A guide to buying and burning scented candles



Learning how to make candles has also taught me what to look for when buying a candle, and I want to share that knowledge with you.

Before I set out on my quest to make the perfect candle, my experience was limited to buying and burning them. And I enjoyed it very much, mostly. Apart from when I bought a candle that didn’t release any fragrance when I lit it, or started to tunnel down one side, i.e. left a collar of wax on one side of the glass.


Let’s start with fragrance. One of the most important characteristics of a candle I think you’ll agree. Many candles lose fragrance quickly, and are expensive to boot. I have learnt that many major candle manufacturers only scent the wicks or the top layer of candles. Some use poor quality wax. Some state that their candles are heavily scented. Here’s the knowledge – all candle waxes have a saturation point, so that there is a limit to the amount of fragrance oil you can add. An over saturated candle will present all kinds of problems. For instance, a layer of oil on the top of the candle. Not only is this unsightly, but also will cause your candle to smoke or burn unevenly when lit. The oil is also very flammable so can be a hazard.

Many of the candles that you buy have had a top up pour. This means that the candle has had a second layer of wax poured once the first layer has set. Many candles waxes shrink or create holes when the set, requiring a second pour to create a smooth finish to the top of the candle. Some companies choose to only use scented wax for this second pour, which might explain why you stop smelling the fragrance of the candle after you have burnt that wax away. A candle that smells all the way to the bottom is a good candle.


Scents are a very personal thing. They evoke different memories for different people, and everyone’s noses work in different ways. Some people prefer light scents such as citrus and herbs, whereas others prefer more heavy fragrances such as sandalwood. It’s a personal preference.


Another characteristic people look for in a candle is a good scent throw. This is the term used for whether a candle can fill a room with its fragrance. The simple truth is that a large room needs a large candle and a small room needs a small candle! It’s as scientific as that!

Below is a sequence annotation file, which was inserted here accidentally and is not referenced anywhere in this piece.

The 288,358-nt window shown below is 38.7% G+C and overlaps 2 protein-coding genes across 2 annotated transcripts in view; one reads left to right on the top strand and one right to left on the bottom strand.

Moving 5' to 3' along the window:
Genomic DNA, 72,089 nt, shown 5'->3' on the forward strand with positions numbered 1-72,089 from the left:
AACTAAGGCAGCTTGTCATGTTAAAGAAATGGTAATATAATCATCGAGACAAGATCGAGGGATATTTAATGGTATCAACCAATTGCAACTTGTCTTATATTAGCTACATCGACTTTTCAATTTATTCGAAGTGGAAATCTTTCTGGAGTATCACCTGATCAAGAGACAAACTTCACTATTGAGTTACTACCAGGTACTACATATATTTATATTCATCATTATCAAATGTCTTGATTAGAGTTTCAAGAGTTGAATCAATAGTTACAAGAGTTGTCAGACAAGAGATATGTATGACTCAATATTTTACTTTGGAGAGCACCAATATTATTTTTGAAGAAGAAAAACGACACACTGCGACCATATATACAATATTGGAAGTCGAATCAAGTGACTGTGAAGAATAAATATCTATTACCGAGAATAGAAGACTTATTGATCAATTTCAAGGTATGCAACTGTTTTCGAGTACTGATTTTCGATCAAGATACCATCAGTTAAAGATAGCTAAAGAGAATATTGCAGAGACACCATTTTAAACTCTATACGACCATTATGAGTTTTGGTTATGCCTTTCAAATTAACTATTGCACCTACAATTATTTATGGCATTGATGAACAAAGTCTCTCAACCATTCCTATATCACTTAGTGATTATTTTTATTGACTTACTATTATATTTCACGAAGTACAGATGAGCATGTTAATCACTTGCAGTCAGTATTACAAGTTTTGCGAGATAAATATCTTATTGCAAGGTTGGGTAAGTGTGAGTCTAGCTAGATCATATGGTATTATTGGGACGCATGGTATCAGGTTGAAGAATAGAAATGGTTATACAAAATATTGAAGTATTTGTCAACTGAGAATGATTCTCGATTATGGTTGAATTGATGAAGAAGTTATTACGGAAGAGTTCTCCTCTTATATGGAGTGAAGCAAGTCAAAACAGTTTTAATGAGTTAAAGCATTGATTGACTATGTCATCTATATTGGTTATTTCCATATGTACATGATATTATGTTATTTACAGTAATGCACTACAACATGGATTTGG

Going back to tunneling; when the wax sticks to the side of the glass and doesn’t have a full melt pool. This can affect the quality and life of your candle. When lighting a candle for the first time, it is very important that you leave it to burn long enough that the entire top of the candle is molten wax. Wax has a memory and if you extinguish it before it has reached the edge, the next time you light it, it will only burn to the same diameter, hence creating a tunnel down the candle. This results in a shorter lifespan for your candle, and can also affect the performance of the wick, causing it to smoke. Likewise a candle in a draft can cause the candle to burn unevenly resulting in the same problems.

It is very important that you trim your wick each time before lighting. This goes for all candles, not just wooden wick candles. The sooting, or the sides of your glass becoming black and smoky, is due to the wick being too long when lighting your candle. Trimming your wick will also lengthen the life of your candle. So all good things!


I would advise doing a bit of shopping around and trialing a few different candles. When you find one that you like, go and be a repeat customer. They will really appreciate it and you will know you are not wasting your time and money on sub standard products.

When you find a product that you like, don’t be afraid to use it! The whole point of a scented candle is to bring a bit of comfort and luxury into the home, and this doesn’t have to be limited to just the evenings or when you have guests over. Light that candle when you are making a cup of coffee in the morning, or when you are cooking - they are a great odour eliminator. Enjoy them!

Polly OswaldComment